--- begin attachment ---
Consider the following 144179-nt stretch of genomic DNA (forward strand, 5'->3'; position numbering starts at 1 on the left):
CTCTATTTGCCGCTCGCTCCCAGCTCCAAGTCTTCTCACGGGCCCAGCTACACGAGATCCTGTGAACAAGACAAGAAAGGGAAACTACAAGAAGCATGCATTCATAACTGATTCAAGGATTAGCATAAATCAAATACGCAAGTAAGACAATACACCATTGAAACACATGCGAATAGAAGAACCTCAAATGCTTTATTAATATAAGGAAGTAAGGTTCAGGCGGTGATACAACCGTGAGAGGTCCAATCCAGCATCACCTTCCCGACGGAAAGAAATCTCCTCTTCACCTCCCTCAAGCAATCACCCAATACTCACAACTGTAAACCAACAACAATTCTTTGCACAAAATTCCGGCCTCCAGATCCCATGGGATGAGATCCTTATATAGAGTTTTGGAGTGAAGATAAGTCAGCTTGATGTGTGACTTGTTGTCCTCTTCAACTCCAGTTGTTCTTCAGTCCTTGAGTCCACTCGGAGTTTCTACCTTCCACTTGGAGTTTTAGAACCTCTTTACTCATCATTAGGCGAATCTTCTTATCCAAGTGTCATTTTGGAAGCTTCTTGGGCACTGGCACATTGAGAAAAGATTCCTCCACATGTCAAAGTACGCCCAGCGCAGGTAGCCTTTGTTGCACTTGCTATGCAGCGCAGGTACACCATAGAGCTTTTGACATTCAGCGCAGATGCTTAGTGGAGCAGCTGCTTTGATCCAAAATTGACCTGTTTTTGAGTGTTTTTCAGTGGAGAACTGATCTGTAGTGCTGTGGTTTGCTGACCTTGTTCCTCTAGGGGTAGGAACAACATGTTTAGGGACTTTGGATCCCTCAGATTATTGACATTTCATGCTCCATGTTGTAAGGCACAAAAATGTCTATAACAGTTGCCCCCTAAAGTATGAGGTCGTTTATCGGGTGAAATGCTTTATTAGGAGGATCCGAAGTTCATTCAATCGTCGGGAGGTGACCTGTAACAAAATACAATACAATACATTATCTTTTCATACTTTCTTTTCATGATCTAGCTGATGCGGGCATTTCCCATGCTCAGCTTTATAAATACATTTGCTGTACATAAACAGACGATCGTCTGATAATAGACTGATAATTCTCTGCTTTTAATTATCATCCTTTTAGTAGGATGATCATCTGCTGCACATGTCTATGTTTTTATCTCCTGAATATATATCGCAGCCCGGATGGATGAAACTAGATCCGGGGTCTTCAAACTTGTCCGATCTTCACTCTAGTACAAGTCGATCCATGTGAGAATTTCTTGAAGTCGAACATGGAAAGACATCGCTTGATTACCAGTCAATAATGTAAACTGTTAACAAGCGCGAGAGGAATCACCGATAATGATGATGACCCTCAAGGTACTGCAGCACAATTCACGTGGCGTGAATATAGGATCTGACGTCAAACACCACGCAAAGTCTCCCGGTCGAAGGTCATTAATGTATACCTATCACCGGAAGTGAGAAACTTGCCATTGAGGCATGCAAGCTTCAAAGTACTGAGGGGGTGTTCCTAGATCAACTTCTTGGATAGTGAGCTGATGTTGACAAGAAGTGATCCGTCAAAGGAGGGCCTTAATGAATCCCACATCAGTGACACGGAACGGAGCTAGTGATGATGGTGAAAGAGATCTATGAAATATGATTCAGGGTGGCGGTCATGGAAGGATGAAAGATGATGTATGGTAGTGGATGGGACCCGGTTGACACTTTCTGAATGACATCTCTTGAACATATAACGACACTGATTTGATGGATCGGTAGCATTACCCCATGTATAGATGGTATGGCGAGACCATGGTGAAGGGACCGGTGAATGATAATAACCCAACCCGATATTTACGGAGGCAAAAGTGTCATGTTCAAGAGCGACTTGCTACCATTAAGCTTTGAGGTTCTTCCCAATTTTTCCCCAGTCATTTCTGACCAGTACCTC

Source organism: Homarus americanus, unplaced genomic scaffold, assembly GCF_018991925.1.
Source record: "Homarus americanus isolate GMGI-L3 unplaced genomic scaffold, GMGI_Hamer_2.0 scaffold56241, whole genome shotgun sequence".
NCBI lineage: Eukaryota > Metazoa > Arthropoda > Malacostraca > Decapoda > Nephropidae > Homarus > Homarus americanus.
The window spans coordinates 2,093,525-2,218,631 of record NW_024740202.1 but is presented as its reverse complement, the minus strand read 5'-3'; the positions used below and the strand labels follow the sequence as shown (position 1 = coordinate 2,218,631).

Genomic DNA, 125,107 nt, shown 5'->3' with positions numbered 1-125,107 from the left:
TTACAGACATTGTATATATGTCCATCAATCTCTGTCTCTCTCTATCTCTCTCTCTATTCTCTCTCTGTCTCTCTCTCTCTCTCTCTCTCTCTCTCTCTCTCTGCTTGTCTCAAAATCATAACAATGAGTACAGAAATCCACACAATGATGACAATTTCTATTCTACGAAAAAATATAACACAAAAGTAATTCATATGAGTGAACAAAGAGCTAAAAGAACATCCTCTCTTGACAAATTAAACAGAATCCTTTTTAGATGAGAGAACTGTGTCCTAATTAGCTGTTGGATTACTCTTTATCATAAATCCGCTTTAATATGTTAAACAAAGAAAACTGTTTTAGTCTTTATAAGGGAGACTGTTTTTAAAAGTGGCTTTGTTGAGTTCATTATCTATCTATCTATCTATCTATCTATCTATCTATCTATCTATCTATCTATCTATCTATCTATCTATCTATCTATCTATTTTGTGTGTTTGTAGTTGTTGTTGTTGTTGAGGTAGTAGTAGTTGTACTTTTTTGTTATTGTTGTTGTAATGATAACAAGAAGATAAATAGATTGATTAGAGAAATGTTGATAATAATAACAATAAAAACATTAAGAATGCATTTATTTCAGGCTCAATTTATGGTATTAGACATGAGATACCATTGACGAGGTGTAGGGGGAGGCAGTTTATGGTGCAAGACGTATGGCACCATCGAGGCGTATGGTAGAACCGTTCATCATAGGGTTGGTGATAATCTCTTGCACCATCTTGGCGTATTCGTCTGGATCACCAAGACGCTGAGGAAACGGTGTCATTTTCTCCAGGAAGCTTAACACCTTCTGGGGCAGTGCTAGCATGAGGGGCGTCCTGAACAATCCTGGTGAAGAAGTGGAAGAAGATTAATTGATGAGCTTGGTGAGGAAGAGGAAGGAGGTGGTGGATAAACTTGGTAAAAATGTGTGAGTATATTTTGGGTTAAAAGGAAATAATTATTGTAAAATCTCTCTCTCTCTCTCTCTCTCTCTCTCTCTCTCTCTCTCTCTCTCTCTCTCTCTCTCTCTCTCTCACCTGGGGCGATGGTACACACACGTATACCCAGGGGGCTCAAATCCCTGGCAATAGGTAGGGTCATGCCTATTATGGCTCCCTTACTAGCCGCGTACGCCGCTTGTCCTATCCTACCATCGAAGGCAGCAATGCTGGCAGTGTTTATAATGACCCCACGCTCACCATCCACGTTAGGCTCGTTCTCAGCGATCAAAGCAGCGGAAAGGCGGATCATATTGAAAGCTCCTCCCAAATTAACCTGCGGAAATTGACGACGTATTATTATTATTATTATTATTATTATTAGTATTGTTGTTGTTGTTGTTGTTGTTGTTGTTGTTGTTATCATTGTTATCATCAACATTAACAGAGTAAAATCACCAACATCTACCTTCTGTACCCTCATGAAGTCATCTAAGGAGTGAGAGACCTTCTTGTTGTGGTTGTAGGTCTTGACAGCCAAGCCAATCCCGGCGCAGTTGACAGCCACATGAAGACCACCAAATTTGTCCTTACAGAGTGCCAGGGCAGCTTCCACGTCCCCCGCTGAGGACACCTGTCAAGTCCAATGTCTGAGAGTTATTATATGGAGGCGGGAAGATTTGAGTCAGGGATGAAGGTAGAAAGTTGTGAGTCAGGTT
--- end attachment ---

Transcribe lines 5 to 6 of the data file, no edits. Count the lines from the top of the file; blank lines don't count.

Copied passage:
NCBI lineage: Eukaryota > Metazoa > Arthropoda > Malacostraca > Decapoda > Nephropidae > Homarus > Homarus americanus.
The window spans coordinates 2,093,525-2,218,631 of record NW_024740202.1 but is presented as its reverse complement, the minus strand read 5'-3'; the positions used below and the strand labels follow the sequence as shown (position 1 = coordinate 2,218,631).